Dealing with Minor Injuries

Dealing with Minor Injuries

injuryLast month, I went on an excellent road trip vacation with my family (my wife and two boys — a 3 1/2 and 2 year old) up through central Oregon and back down the west coast. Absolutely stunning scenery!

We loaded up (and I'm not exaggerating) the Pilot — 2 bikes, bike trailer, stroller, porta crib, and enough food and clothing to last most sane people 6 months! But we're insane.

We spent the first week at a cabin on a ranch outside Ashland, OR. There was a ton to do there for the boys, and I could ride my mountain bike on some pretty hilly and rugged terrain. It was hotter than you-know-what, and even the flats felt like mountains.

That's the prelude 🙂

So I picked the hottest day of our stay to explore. I climbed a bunch of hills to get where I was going (which, essentially, was “nowhere”). Then the trail disappeared.

After a little trek up some ridiculous terrain, I became “the decider.” Bad idea! I turned around. As I approached warp speed, I started to brake, but obviously not enough!

I made a slight turn of the wheel, the tire dug in, the bike stopped, but I didn't.

After slamming hands first into the gravel, I made two somersaults and landed on my shoulder. After I picked the gravel from my palms and knees, brushed off a bit, I hopped back up on the bike.

A little blood, but remarkably not much pain.

Until two days later.

My right wrist had taken the brunt of the crash and was pretty sore. That was a month and a half ago. It is still sore. Especially after I had the shots yesterday to burst the ganglia that had presented itself.

Plus, apparently, I had broken my hand, but it had already healed. Now I've got this red (soon-to-be-purple) bruise on the back side of my arm where the hand meets the wrist. The doctor said the treatment given works about 50 percent of the time. Let's hope. Otherwise, my alternatives are to “live with it” or have surgery to remove it. I guess it's like a cyst. Not a big deal, but man am I tired of surgeries! 3 on the knee and an emergency appendectomy are enough for this cowboy!

So, to the subject of this post.

How to Deal with Minor Injuries

First and foremost, the treatment I am about to describe is not to be construed as medical advice. I am not a doctor, just a guy whose had his share of minor injuries and is sharing his successes and failures with you. We're talking sprains and strains, slight pulls, and the like. Not bone breaks, muscle tears, incessant bleeding or other soft tissue damage that might require surgery. Seek medical attention right away! Then, treat your injury right away with RICE:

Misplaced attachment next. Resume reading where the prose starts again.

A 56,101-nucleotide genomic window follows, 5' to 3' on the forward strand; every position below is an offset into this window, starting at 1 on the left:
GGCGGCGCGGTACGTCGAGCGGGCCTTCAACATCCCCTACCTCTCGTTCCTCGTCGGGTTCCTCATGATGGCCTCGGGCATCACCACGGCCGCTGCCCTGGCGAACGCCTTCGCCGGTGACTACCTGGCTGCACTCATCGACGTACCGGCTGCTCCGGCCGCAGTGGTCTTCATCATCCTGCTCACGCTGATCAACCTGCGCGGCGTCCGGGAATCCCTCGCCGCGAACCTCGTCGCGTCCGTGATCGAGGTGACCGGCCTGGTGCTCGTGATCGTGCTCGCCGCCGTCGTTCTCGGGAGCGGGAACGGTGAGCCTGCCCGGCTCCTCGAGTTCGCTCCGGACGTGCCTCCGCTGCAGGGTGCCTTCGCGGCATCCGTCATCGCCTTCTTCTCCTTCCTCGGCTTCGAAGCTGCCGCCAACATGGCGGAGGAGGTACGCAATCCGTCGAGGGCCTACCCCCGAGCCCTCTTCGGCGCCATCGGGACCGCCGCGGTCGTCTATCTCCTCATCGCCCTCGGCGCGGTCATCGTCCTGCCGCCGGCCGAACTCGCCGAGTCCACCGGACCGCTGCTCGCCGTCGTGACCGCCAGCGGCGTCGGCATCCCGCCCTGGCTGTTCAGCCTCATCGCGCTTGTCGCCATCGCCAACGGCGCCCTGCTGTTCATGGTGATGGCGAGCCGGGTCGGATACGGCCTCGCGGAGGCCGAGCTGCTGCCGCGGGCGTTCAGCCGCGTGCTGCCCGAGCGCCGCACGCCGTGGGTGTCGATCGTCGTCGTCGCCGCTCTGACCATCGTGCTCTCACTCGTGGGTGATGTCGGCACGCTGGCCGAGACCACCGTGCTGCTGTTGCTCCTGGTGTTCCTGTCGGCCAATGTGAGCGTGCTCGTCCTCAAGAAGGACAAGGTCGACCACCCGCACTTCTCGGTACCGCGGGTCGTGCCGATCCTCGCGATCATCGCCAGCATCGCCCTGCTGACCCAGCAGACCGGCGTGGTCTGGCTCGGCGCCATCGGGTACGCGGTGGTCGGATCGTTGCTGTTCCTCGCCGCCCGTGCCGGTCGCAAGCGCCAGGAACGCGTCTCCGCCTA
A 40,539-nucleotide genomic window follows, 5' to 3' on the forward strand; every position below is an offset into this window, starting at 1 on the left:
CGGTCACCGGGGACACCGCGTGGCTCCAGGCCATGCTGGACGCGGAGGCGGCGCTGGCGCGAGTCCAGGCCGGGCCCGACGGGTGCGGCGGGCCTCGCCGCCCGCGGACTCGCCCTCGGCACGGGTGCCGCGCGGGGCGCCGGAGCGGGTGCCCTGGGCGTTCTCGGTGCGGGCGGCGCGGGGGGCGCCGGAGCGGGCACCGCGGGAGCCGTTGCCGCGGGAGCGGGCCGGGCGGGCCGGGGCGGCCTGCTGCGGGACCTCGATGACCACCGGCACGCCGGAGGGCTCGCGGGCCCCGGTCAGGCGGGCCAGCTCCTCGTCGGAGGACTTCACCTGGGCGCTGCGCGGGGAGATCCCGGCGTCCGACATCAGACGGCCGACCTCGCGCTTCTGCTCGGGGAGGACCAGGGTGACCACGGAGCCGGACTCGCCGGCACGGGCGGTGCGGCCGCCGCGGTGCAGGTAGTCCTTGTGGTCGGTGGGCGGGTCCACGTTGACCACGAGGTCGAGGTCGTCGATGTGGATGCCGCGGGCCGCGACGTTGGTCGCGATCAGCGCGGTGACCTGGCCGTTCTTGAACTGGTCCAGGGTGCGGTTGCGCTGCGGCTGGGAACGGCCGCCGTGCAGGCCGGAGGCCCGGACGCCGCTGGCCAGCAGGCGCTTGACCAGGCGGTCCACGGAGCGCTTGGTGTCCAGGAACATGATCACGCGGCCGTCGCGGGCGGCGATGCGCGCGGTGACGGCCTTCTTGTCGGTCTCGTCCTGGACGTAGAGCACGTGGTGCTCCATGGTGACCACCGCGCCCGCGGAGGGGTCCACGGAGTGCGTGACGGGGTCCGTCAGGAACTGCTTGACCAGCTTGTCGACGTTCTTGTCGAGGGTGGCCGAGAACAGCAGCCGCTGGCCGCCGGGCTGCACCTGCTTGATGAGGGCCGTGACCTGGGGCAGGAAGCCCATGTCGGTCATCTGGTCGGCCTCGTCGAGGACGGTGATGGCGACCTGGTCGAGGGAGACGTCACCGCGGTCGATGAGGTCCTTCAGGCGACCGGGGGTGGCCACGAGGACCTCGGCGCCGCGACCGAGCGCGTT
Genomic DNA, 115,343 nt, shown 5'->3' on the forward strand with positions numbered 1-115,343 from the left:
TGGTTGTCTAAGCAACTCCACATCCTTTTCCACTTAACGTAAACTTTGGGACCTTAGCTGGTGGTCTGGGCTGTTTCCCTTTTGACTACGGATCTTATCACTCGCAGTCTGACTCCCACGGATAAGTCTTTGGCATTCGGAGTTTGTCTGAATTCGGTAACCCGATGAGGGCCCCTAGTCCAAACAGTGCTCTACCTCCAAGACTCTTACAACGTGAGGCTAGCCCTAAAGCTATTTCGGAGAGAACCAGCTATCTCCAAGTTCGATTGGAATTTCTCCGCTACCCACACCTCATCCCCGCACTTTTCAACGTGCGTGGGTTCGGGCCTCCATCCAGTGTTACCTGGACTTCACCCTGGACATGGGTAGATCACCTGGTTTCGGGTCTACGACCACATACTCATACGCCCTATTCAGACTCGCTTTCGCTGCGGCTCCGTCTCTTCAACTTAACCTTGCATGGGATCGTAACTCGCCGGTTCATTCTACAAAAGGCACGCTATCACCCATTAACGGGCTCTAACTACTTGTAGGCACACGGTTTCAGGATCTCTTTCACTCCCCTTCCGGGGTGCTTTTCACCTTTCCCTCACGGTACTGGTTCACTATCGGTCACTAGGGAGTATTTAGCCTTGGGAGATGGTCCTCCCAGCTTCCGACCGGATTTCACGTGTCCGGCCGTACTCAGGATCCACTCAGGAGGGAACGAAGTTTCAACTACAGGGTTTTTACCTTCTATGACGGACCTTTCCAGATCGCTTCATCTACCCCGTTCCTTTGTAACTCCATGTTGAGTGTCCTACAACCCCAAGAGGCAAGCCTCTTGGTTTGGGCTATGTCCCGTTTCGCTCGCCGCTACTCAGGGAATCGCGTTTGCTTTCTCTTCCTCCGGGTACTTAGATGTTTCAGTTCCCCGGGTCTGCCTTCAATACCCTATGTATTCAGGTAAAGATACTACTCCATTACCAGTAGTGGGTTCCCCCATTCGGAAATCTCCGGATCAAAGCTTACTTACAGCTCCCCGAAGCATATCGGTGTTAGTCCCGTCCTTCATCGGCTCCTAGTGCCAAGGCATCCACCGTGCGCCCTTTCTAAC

• Rest
  • Ice
  • Compression
  • Elevation

I hate medication as much as the next guy, but I recommend that you also take a pain reliever like Motrin. It will take the edge off and reduce swelling. Obviously, don't take a medication that you know you're allergic to or have had adverse side effects in the past.! I've found success by also keeping the joint immobile for a day or two. I ice the injury for 10-15 minutes every hour for as long as I'm awake. Of course, you may have some timing issues if you're at work or have to drive somewhere, but if you're home, ice as frequently as possible. Then, after 2 days or so, start light exercise. Get the joint moving. Do whatever you can without pain. If you experience pain, stop. Ice some more. After 3-5 days, you should be at 80 percent or so.

Dealing with Injury while Exercising

My particular wrist pain is exacerbated mostly by anything where a weight is pressing against the palm of my hand. Things like bench presses, military presses, and the like. But interestingly, you never notice this until you're hurt, but supporting weight in things like squats and calf presses KILL! So I work around it. Rather than grip the bar for the duration in the squat, I wrap my arms around the bar so that my hands aren't gripping the bar at all. For calf presses, I did donkey presses instead of standing presses. Things like that. You have to continue treatment for as long as the injury persists, keep the joint flexible and strong, but without causing any undue pain. Time doesn't heal, but it sure helps! If you follow this advice, I am hopeful that you can keep the minor injuries that you're going to get to a minimum and allow you to continue to workout with minimal lost time.

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Bill Davis has been an avid weight trainer since the age of 12. He started out as a skinny teenager and finally made his training breakthrough in his late 20s when he discovered how to pack on lean muscle in short order.

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